Boris Johnson’s ‘voter ID’ plan is sinister and undemocratic: Yorkshire Post Letters

From: Roger Backhouse, Orchard Road, Upper Poppleton, York.

Is Boris Johnson trying to introduce iden tity cards on the back of voter ID reforms?

Tony Blair proposed national identity cards without any clear reason. David Davis MP, the-then Shadow Home Secretary, won a courageous by-election in Haltemprice and Howden, emphasising his opposition.

Boris Johnson promised to destroy any ID card he was obliged to show, even calling them a plastic poll tax. They were right and plans were defeated.

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How times change! Boris Johnson now plans a law making voting conditional on production of photo ID. He claims this will reduce fraud although impersonation in order to vote is not a significant problem with just two convictions in 2019 and there is no evidence of undetected cases.

David Davis previously resigned as MP for Haltemprice and Howdem to force a by-election over civil liberties.

I find this drive for ID cards by the back door sinister. About 11 million people – 25 per cent of electors – have no passport or photo-bearing driving licence, documents that will be required for voter verification.

They are risk being denied a vote, a disgrace for a nation that claims to be a cradle of democracy. This proposal should be dropped immediately.

Referendum in Scotland

From: Thomas W Jefferson, Batty Lane, Howden, Goole.

THE letter by Dr O Sykes on Scottish independence fails to deal with the political reality of the situation (The Yorkshire Post, May 12). In 2011, Alex Salmond proved that even a majority of seats doesn’t translate into an endorsement of independence, as some of those happy to have an SNP government don’t support a separation.

That’s why Nicola Sturgeon’s minority has caused her to beat a hasty retreat, under cover of Covid, while she bides her time.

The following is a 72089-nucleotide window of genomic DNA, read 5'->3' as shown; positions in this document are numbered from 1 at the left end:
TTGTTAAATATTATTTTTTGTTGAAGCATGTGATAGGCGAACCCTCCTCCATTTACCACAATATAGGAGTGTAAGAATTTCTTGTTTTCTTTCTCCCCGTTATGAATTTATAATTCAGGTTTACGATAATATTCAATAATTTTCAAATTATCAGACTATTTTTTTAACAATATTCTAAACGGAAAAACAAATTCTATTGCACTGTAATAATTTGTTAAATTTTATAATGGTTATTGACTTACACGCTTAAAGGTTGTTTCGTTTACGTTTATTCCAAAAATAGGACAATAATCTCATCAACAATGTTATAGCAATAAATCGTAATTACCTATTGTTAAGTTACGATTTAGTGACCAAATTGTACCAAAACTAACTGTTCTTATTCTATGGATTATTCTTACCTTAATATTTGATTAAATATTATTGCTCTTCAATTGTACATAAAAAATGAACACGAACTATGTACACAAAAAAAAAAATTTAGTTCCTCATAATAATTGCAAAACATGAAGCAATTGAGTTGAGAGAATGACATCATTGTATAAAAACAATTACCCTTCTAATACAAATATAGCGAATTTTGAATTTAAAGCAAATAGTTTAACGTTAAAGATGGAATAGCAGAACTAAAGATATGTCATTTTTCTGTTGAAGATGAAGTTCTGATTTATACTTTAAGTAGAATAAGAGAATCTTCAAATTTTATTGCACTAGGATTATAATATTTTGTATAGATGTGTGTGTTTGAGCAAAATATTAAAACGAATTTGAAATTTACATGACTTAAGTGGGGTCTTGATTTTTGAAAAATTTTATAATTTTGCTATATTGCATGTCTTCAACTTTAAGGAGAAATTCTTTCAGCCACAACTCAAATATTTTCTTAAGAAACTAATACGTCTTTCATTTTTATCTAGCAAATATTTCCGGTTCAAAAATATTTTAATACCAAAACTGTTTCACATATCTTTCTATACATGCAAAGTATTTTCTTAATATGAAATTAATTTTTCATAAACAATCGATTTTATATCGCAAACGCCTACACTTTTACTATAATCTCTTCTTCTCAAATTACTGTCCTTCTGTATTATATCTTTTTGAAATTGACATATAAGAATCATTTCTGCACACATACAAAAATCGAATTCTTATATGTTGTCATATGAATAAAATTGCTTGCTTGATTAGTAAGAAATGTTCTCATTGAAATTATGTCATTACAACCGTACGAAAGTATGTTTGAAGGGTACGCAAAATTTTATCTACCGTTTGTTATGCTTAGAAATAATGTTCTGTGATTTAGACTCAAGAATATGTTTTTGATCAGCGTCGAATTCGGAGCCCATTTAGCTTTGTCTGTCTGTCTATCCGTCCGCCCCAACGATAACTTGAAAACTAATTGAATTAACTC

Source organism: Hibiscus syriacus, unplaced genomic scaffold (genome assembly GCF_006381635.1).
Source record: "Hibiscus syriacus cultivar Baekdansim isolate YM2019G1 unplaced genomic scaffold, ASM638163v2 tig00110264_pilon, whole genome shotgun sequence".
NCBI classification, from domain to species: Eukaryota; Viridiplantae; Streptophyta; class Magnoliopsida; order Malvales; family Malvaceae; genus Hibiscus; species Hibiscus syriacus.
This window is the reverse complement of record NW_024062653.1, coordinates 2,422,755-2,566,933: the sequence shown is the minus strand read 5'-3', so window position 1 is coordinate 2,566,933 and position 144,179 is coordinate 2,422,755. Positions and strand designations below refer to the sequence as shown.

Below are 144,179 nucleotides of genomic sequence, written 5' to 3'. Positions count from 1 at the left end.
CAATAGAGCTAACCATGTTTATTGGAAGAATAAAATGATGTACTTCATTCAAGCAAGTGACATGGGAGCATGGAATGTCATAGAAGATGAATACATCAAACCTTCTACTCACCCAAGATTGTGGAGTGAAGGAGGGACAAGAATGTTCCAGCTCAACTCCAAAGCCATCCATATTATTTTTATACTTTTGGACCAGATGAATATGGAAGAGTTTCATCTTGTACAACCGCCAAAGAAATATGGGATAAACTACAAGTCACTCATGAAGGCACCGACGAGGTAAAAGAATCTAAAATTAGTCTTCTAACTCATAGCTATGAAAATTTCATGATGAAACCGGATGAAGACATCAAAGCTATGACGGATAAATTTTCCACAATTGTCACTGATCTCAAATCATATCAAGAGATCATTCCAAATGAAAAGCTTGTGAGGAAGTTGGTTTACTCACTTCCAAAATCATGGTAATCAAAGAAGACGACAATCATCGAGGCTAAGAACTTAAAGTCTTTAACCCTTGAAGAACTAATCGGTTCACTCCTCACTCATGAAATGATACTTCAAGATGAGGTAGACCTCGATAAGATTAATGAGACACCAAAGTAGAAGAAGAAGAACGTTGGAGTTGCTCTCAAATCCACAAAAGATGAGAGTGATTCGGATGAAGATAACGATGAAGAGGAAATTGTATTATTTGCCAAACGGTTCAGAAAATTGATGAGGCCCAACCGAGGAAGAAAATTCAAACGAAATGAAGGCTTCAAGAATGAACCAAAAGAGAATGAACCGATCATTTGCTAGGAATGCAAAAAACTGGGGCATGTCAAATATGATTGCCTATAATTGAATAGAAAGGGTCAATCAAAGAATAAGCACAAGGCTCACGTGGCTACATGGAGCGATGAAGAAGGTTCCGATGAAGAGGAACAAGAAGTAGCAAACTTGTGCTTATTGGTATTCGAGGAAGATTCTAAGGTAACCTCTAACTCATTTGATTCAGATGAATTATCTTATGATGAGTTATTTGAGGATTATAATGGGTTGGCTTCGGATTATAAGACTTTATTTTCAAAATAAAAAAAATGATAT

She knows that if she were to have her referendum anytime soon she would most probably lose it and her job and the issue really would be off the table for a generation.

Only when the opinion polls consistently show over 55 per cent support could she reasonably expect to be allowed a referendum, but that would have to be 60 per cent if the threshold for a win were increased to 55 per cent.

Blame Tories and austerity

From: Peter Brown, Shadwell, Leeds.

IN response to Rother Valley MP Alexander Stafford’s rants about Rotherham Metropolitan Borough Council, public services in Britain have suffered because of 11 years of national Tory rule and austerity.

The resentment built up and resulting anti-David Cameron feelings almost certainly contributed to the disastrous Brexit referendum result.

This “levelling up” Conservative Party is claiming to have now abandoned such austerity but – instead of having the courage to at least admit its responsibility for damage caused – is trying to lay blame at the feet of Labour-run councils. And not just in Rotherham.

As Jerry Diccox says (The Yorkshire Post, May 13), the Boris Johnson government – supported by MPs such as Mr Stafford – are “taking the public for mugs”.

Why Labour lost voters

From: Malcolm Nicholson, Barwick-in-Elmet, Leeds.

WE are constantly being told by Labour politicians that the reason for their dismal showing in the recent elections is that they have failed to get their message across to the electorate.

Has it occurred to them that they have got their message across and nobody wants it? When a party is at odds with its core vote, it is destined to remain a party in opposition.

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